May 25, 2024
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Israeli professor Arieh Warshel and fellow Jewish professors Michael Levitt (who also holds Israeli citizenship) and Martin Karplus won the Nobel Prize for Chemistry. Warshel, 72, is a distinguished professor of chemistry and biochemistry at the University of Southern California in Los Angeles. Michael Levitt, a South Africa-born professor, taught at the Weizmann Institute in Rehovot for most of the 1980s. Vienna-born Martin Karplus fled the Nazi occupation of Austria as a child in 1938. Of the 23 chemistry Nobels awarded in the past decade, 11 of the winners were Jewish and six of them were Israelis. The trio won the award “for the development of multi-scale models for complex chemical systems,” the Royal Swedish Academy of Sciences announced. They will share the $1.25 million prize between them.

In physics, Belgian-Jewish physicist François Englert and British physicist Peter Higgs will share the Nobel Prize in Physics for their famous discovery of the Higgs Boson particle.

Englert is a Holocaust survivor. During World War II and the German occupation of Belgium he concealed his Jewish identity and lived in orphanages and childrens’ homes until liberated by the U.S. Army. A Belgian theoretical physicist, Englert is professor emeritus at the Université libre de Bruxelles (ULB) where he is member of the Service de Physique Théorique. He is also a Sackler Professor by Special Appointment in the School of Physics and Astronomy at Tel-Aviv University and a member of the Institute for Quantum Studies at Chapman University in California. He has made contributions in statistical physics, quantum field theory, cosmology, string theory and super-gravity. The Brout–Englert–Higgs–Guralnik–Hagen–Kibble mechanism is the building stone of the electroweak theory of elementary particles and laid the foundation of a unified view of the basic laws of nature.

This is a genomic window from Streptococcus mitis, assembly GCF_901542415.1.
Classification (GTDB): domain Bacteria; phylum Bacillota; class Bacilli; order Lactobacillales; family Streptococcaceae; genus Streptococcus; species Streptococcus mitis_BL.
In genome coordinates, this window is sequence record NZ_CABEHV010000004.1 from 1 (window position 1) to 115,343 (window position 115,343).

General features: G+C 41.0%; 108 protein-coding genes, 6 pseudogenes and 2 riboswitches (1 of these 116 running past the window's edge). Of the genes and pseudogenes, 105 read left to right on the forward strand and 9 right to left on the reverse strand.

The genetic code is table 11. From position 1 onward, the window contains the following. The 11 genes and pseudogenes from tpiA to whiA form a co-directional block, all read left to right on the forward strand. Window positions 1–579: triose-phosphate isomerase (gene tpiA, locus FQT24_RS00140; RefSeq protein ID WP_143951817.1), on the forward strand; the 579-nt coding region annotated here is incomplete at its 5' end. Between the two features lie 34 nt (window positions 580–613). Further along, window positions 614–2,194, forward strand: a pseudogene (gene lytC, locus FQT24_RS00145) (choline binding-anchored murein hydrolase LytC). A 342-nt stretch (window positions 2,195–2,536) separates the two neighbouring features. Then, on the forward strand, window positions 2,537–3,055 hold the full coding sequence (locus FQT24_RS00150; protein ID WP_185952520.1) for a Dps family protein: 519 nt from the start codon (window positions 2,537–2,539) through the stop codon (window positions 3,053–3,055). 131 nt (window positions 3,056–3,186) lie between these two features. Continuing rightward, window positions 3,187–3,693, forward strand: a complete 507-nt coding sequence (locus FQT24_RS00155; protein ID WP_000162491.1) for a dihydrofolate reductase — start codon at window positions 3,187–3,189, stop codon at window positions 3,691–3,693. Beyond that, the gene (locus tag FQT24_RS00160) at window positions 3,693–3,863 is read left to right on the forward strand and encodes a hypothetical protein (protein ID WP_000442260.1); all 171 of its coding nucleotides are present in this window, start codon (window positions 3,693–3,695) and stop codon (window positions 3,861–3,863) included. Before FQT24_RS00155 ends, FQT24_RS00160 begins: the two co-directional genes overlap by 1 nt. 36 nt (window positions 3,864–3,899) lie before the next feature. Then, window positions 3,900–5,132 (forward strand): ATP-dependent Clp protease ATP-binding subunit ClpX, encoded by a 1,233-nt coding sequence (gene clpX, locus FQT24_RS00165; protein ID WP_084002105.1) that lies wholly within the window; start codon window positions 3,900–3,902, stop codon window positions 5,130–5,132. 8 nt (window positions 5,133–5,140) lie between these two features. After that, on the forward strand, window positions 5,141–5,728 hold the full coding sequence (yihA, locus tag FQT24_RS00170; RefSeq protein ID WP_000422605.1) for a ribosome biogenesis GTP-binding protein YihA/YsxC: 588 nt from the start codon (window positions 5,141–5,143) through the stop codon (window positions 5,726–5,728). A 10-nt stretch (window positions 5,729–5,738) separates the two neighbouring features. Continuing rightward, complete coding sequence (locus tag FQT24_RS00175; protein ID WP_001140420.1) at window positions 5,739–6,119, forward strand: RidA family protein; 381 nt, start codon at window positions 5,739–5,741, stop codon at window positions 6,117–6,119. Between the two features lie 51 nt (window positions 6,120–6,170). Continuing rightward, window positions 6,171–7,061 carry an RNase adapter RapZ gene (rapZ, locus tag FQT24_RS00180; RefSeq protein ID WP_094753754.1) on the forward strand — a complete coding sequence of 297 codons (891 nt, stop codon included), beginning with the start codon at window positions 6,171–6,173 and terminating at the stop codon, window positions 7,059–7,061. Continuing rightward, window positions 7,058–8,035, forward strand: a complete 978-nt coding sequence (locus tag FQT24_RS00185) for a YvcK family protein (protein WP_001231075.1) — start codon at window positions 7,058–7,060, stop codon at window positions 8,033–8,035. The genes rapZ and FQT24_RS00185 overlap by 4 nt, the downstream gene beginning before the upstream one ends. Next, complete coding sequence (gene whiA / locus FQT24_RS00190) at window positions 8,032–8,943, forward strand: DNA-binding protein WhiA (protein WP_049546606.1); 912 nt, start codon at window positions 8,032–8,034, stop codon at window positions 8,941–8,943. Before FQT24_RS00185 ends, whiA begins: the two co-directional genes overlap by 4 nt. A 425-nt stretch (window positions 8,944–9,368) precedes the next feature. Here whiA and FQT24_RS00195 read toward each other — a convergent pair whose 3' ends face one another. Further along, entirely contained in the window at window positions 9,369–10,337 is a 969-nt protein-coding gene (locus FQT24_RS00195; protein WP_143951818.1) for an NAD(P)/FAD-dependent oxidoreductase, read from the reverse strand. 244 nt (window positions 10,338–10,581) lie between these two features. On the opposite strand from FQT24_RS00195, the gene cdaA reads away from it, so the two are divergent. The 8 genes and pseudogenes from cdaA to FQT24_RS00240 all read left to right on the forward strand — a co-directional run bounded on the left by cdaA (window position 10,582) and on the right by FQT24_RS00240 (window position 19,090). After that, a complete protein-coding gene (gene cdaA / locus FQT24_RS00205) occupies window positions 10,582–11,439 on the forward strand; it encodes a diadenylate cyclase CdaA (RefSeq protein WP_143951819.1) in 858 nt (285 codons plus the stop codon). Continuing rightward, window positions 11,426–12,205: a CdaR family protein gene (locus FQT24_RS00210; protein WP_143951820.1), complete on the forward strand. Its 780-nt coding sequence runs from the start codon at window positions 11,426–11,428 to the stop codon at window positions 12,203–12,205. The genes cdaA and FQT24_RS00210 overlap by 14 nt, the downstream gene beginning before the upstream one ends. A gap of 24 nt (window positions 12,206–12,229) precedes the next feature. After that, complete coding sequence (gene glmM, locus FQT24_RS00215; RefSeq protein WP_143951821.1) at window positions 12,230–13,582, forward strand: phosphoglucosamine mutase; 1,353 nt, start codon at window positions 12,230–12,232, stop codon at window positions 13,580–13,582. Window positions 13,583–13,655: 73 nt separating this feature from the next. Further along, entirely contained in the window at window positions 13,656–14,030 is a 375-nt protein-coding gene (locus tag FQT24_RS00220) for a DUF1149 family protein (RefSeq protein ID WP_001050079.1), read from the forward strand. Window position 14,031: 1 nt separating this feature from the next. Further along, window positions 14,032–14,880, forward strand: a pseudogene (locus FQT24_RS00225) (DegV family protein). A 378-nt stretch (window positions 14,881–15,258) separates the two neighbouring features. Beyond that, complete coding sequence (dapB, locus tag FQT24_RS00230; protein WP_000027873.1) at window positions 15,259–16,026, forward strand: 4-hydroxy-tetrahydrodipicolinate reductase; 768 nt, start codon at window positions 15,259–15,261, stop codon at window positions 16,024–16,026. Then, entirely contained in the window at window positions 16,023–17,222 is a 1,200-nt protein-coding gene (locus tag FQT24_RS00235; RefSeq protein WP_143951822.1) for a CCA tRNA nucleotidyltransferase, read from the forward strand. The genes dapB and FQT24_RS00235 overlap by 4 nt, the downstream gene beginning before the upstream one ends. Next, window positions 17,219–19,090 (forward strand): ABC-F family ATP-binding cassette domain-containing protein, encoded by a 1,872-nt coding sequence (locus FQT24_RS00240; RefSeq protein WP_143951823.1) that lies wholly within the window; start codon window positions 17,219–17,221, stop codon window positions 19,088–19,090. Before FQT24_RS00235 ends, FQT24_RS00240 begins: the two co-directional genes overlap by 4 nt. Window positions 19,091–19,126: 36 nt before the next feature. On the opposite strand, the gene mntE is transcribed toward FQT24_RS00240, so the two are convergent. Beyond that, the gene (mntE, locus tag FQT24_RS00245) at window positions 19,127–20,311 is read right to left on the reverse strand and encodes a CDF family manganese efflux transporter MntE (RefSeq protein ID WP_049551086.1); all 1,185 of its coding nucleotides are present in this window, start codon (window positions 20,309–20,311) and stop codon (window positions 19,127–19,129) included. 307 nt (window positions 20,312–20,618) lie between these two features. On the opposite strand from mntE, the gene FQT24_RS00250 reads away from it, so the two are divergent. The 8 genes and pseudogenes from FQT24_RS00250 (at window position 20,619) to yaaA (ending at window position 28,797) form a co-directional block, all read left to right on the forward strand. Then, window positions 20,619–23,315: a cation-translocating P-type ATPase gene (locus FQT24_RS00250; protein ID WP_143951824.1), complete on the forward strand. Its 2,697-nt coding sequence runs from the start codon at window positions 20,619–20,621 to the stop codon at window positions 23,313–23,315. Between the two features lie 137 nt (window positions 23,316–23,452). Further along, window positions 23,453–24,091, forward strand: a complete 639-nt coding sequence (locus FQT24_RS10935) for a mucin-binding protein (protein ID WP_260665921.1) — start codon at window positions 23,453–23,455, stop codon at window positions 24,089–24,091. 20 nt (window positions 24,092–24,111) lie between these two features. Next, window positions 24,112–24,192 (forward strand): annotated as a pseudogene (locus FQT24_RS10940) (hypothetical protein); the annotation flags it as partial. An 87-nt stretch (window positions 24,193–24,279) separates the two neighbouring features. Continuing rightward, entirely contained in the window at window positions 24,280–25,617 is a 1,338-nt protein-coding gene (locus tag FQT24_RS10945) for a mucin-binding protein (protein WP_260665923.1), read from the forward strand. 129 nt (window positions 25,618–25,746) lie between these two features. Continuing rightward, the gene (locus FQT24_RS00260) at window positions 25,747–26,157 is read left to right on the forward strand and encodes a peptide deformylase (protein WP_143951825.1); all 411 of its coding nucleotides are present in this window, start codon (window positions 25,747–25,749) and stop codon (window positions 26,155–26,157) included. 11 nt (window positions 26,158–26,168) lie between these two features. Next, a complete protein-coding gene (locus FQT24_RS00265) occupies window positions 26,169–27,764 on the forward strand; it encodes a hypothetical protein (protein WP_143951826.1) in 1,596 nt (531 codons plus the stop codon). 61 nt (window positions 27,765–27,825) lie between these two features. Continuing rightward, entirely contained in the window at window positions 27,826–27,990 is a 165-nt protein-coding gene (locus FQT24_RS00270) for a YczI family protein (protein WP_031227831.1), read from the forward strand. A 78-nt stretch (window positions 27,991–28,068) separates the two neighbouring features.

The LA Times reports that Michael Levitt and Arieh Warshel, conducted a considerable part of their research in Israel’s leading scientific institutes. But by the time they gained Nobel recognition, they had long since shifted most of their work to the U.S. despite strong family ties in Israel, because Warshel didn’t get tenure in Israel, a crucial obstacle to the continued research. Israeli academia continues to produce groundbreaking science but chronic under-budgeting of higher education and a shortage of academic positions send many researchers to work abroad.

By Gavriel Fiske, Times of Israel and combined sources

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